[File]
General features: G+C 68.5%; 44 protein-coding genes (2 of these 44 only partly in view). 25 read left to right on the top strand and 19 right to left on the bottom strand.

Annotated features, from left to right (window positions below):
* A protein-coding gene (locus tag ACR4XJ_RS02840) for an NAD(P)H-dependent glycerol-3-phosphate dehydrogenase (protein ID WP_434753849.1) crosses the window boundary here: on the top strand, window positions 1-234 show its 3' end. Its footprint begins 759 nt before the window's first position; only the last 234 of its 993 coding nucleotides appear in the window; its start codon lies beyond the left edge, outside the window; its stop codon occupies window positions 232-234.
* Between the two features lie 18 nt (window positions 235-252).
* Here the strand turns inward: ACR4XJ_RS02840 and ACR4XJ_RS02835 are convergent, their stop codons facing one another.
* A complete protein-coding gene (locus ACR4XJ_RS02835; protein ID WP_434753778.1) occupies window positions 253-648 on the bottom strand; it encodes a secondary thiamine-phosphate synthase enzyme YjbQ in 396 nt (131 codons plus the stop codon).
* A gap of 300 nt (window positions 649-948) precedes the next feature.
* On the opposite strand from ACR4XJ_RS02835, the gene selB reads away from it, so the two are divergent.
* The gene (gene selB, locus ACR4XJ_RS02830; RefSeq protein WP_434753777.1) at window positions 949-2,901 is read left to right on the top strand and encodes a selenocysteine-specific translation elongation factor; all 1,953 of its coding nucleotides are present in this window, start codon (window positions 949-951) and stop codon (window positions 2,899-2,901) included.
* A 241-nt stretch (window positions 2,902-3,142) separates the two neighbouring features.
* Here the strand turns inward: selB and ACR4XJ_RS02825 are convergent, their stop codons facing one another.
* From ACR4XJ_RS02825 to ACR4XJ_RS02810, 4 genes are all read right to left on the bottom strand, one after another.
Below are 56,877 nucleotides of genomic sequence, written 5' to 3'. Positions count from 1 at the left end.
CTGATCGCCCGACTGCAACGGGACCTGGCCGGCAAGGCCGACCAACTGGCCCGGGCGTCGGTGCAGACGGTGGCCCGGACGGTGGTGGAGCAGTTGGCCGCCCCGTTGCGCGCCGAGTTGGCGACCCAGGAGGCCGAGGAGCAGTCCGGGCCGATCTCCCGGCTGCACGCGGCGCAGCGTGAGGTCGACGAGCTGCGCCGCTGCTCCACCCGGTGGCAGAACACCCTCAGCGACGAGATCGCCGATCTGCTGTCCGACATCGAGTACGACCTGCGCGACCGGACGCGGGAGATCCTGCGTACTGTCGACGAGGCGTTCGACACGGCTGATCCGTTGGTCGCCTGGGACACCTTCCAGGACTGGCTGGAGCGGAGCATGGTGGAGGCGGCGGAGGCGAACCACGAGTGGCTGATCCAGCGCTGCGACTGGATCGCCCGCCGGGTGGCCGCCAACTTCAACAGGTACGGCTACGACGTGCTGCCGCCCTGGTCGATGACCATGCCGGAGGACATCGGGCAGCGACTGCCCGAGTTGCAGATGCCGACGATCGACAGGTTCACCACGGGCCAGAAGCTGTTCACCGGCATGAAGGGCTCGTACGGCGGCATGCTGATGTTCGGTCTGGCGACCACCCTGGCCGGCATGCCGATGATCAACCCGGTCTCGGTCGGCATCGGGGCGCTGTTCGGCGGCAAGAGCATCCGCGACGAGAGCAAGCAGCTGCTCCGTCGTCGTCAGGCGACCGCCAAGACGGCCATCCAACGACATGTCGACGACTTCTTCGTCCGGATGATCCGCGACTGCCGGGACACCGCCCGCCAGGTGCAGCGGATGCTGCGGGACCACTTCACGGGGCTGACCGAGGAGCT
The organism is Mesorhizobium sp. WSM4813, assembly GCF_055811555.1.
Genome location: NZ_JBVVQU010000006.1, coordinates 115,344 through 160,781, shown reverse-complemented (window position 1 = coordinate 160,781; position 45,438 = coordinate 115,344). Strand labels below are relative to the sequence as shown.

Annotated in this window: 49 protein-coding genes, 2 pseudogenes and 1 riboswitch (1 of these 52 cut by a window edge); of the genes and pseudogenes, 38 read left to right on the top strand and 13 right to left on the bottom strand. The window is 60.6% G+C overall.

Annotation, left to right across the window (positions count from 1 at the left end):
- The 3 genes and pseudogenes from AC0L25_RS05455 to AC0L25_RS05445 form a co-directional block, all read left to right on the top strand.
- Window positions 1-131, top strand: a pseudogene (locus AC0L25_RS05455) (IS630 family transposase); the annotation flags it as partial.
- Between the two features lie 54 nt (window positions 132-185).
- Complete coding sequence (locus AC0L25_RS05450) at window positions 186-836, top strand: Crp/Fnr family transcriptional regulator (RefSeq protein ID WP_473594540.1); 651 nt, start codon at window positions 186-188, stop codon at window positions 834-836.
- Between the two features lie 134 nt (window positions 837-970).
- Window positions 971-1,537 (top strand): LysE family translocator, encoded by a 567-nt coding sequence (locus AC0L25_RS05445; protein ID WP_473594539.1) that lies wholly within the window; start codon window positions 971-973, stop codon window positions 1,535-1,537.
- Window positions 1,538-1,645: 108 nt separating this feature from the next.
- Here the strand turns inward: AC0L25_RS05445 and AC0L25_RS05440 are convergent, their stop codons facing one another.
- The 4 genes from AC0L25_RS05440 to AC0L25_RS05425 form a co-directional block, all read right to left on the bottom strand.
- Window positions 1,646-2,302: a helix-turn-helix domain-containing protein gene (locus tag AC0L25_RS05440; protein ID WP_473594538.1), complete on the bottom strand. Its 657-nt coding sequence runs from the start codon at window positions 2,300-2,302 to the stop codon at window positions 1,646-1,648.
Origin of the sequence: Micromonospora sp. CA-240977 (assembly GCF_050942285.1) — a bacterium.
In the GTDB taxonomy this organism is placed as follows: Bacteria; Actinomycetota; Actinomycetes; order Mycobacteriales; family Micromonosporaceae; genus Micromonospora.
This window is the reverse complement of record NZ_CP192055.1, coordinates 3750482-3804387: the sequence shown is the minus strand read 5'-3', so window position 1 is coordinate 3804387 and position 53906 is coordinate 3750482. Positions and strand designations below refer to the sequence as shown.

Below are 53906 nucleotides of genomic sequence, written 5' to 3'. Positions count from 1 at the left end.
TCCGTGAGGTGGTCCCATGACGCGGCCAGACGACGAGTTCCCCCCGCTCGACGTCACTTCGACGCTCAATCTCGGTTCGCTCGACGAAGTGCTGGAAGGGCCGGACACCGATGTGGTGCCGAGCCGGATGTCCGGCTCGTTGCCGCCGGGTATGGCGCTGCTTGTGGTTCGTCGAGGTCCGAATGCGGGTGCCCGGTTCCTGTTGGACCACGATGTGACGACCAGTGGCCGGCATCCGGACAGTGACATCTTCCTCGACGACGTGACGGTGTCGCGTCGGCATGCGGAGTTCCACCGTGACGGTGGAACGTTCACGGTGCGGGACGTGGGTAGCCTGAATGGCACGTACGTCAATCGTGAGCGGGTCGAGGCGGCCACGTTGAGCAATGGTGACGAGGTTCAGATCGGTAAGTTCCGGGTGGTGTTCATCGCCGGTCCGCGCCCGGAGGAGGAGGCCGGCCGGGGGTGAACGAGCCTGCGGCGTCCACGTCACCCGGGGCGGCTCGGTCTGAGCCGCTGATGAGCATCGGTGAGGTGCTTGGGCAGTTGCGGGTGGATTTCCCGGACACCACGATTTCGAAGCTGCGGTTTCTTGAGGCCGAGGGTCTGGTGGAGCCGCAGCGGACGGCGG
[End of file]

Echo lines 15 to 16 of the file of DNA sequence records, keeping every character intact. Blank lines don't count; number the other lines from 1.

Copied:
The organism is Mesorhizobium sp. WSM4813, assembly GCF_055811555.1.
Genome location: NZ_JBVVQU010000006.1, coordinates 115,344 through 160,781, shown reverse-complemented (window position 1 = coordinate 160,781; position 45,438 = coordinate 115,344). Strand labels below are relative to the sequence as shown.